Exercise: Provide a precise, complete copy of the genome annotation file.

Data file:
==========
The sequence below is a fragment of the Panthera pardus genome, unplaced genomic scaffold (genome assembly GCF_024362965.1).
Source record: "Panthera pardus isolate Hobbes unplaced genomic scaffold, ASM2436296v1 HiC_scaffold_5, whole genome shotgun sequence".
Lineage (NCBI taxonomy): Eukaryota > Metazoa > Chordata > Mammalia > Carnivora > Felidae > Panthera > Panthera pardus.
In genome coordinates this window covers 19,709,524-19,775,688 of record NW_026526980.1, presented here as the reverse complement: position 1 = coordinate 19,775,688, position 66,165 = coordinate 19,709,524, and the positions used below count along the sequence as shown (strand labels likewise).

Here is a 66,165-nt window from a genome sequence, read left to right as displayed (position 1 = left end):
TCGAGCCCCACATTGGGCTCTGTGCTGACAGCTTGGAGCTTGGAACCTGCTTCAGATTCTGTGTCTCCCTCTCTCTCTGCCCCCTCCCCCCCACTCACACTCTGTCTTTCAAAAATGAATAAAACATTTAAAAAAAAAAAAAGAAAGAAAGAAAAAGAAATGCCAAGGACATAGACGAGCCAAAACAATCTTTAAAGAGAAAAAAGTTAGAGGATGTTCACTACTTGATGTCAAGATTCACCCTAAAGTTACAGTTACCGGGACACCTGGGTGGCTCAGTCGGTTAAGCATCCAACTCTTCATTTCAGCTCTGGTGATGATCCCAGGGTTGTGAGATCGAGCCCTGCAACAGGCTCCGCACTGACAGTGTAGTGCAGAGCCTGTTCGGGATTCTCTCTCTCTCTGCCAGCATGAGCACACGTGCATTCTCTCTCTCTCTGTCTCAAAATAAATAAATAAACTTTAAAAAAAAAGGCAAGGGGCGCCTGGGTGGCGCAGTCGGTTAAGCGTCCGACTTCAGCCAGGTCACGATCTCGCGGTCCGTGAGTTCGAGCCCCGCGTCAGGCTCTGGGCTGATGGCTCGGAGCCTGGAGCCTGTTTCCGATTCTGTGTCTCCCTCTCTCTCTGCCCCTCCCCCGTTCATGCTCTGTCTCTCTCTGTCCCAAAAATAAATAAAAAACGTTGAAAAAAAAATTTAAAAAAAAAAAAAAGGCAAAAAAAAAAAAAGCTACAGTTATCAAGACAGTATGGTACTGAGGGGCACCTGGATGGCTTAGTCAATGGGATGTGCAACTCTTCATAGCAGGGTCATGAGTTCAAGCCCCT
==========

The sequence below is a fragment of the Panthera pardus genome, unplaced genomic scaffold (genome assembly GCF_024362965.1).
Source record: "Panthera pardus isolate Hobbes unplaced genomic scaffold, ASM2436296v1 HiC_scaffold_5, whole genome shotgun sequence".
Lineage (NCBI taxonomy): Eukaryota > Metazoa > Chordata > Mammalia > Carnivora > Felidae > Panthera > Panthera pardus.
In genome coordinates this window covers 19,709,524-19,775,688 of record NW_026526980.1, presented here as the reverse complement: position 1 = coordinate 19,775,688, position 66,165 = coordinate 19,709,524, and the positions used below count along the sequence as shown (strand labels likewise).

Here is a 66,165-nt window from a genome sequence, read left to right as displayed (position 1 = left end):
TCGAGCCCCACATTGGGCTCTGTGCTGACAGCTTGGAGCTTGGAACCTGCTTCAGATTCTGTGTCTCCCTCTCTCTCTGCCCCCTCCCCCCCACTCACACTCTGTCTTTCAAAAATGAATAAAACATTTAAAAAAAAAAAAAGAAAGAAAGAAAAAGAAATGCCAAGGACATAGACGAGCCAAAACAATCTTTAAAGAGAAAAAAGTTAGAGGATGTTCACTACTTGATGTCAAGATTCACCCTAAAGTTACAGTTACCGGGACACCTGGGTGGCTCAGTCGGTTAAGCATCCAACTCTTCATTTCAGCTCTGGTGATGATCCCAGGGTTGTGAGATCGAGCCCTGCAACAGGCTCCGCACTGACAGTGTAGTGCAGAGCCTGTTCGGGATTCTCTCTCTCTCTGCCAGCATGAGCACACGTGCATTCTCTCTCTCTCTGTCTCAAAATAAATAAATAAACTTTAAAAAAAAAGGCAAGGGGCGCCTGGGTGGCGCAGTCGGTTAAGCGTCCGACTTCAGCCAGGTCACGATCTCGCGGTCCGTGAGTTCGAGCCCCGCGTCAGGCTCTGGGCTGATGGCTCGGAGCCTGGAGCCTGTTTCCGATTCTGTGTCTCCCTCTCTCTCTGCCCCTCCCCCGTTCATGCTCTGTCTCTCTCTGTCCCAAAAATAAATAAAAAACGTTGAAAAAAAAATTTAAAAAAAAAAAAAAGGCAAAAAAAAAAAAAGCTACAGTTATCAAGACAGTATGGTACTGAGGGGCACCTGGATGGCTTAGTCAATGGGATGTGCAACTCTTCATAGCAGGGTCATGAGTTCAAGCCCCT